Introduces a powerful but practical framework to close the critical thinking gap. Gives teachers the tools and knowledge to teach critical thinking to all students. Helps students adopt the skills, habits, and mindsets of lawyers. Empowers students to tackle 21st-century problems. Teaches students how to compete in a rapidly changing global marketplace.

Colin Seale, a teacher-turned-attorney-turned-education-innovator and founder of thinkLaw, uses…

Book cover of The Sum of Us: What Racism Costs Everyone and How We Can Prosper Together

Why did I love this book?

While this isn’t a light read, this is an excellent book for those who want to be better informed in order to have conversations with people who don’t quite get why racism is so bad for us as a country - including how it is bad for White people. The economist author opens with a really tangible example of community pools, which in some cities - in the face of integration to allow Black and White neighbors to swim together - were closed down and paved over so that no one could swim. This act of racism left entire communities without a central place for coming together and reduced the quality of life for everybody in town. This book is for those who are looking to more deeply understand how racism hurts not only those with Black or Brown skin, but has also hurt White people, and our entire country, as well.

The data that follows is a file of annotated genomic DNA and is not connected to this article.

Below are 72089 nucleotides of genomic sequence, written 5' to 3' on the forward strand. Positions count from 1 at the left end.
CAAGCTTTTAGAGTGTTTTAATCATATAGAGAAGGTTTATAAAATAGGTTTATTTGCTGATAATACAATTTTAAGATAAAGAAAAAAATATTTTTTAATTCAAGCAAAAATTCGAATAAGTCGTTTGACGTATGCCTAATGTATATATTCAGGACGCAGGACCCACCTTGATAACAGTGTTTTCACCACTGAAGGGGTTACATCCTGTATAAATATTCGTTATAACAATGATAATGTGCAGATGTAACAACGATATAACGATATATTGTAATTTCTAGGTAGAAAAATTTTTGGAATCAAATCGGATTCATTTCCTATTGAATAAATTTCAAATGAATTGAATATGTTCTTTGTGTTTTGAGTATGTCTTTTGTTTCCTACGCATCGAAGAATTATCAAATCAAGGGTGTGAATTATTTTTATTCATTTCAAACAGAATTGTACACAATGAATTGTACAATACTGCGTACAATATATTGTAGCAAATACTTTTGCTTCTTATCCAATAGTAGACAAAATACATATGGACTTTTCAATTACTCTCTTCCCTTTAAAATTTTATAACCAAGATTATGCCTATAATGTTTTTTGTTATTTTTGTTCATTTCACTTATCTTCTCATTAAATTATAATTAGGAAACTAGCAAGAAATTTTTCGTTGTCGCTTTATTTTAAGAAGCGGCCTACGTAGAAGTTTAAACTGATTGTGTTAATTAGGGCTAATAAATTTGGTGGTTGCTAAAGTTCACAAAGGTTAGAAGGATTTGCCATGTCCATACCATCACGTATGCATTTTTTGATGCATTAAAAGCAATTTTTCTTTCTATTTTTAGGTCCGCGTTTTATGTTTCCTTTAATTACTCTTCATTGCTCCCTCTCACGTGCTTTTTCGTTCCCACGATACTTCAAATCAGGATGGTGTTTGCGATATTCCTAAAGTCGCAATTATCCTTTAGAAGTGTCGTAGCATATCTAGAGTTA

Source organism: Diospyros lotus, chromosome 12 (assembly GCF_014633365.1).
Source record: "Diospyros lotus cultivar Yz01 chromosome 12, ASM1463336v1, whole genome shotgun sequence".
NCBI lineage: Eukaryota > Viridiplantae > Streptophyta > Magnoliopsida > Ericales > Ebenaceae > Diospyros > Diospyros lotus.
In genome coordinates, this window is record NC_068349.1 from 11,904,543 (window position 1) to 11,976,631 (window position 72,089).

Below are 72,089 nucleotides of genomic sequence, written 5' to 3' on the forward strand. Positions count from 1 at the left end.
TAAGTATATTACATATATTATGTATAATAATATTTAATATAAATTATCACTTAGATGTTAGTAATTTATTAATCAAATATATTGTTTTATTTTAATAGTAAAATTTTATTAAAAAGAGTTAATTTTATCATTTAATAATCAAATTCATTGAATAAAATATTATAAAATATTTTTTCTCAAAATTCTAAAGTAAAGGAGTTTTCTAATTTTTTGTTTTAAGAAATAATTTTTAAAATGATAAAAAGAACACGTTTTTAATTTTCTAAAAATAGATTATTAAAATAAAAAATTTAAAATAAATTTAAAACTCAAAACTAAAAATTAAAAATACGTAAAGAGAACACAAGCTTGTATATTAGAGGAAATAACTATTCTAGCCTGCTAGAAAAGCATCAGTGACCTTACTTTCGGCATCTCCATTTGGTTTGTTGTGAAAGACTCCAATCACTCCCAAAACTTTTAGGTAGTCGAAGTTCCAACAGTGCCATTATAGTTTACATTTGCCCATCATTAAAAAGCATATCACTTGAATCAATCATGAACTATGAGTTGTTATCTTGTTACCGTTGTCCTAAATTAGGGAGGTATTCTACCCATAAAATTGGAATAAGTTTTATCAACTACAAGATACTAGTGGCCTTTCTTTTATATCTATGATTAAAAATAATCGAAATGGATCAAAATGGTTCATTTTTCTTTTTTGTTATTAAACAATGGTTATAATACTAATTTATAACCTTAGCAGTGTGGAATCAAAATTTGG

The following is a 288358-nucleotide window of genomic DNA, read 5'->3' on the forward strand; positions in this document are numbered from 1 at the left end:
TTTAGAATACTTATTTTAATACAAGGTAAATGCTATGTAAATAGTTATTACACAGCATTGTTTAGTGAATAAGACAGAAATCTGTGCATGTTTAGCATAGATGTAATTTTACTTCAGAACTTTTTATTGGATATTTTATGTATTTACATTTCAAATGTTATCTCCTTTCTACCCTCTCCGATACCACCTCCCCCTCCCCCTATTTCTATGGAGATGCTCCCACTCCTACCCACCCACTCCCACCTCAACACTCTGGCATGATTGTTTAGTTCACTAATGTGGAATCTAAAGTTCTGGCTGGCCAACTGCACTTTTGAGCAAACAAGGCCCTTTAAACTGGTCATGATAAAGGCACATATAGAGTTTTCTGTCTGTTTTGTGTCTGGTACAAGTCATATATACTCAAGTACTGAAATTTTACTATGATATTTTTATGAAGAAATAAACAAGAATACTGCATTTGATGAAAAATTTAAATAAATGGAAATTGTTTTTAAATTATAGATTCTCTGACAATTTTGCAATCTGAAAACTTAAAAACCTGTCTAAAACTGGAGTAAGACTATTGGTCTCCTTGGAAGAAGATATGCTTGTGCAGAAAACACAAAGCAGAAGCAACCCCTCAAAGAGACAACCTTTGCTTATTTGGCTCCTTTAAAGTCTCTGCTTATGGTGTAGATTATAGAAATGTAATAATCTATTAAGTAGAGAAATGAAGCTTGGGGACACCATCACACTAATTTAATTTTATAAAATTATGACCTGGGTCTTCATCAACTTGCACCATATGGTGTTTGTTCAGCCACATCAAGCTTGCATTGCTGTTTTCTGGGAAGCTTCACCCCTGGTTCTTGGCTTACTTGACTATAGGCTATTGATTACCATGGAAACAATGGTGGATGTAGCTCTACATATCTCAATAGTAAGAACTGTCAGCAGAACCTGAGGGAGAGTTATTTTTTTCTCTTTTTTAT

By Heather McGhee,

Why should I read it?

6 authors picked The Sum of Us as one of their favorite books, and they share why you should read it.

What is this book about?

NEW YORK TIMES BESTSELLER • LONGLISTED FOR THE NATIONAL BOOK AWARD • One of today’s most insightful and influential thinkers offers a powerful exploration of inequality and the lesson that generations of Americans have failed to learn: Racism has a cost for everyone—not just for people of color.

WINNER OF THE PORCHLIGHT BUSINESS BOOK AWARD • ONE OF THE BEST BOOKS OF THE YEAR: Time, The Washington Post, St. Louis Post-Dispatch, Ms. magazine, BookRiot, Library Journal

“This is the book I’ve been waiting for.”—Ibram X. Kendi, #1 New York Times bestselling author of How to Be an Antiracist

Look for…

5 book lists we think you will like!

Interested in immigrants, African Americans, and race relations?

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And, 3 books we think you will enjoy!

We think you will like Braiding Sweetgrass, I Am Peace, and Biased if you like this list.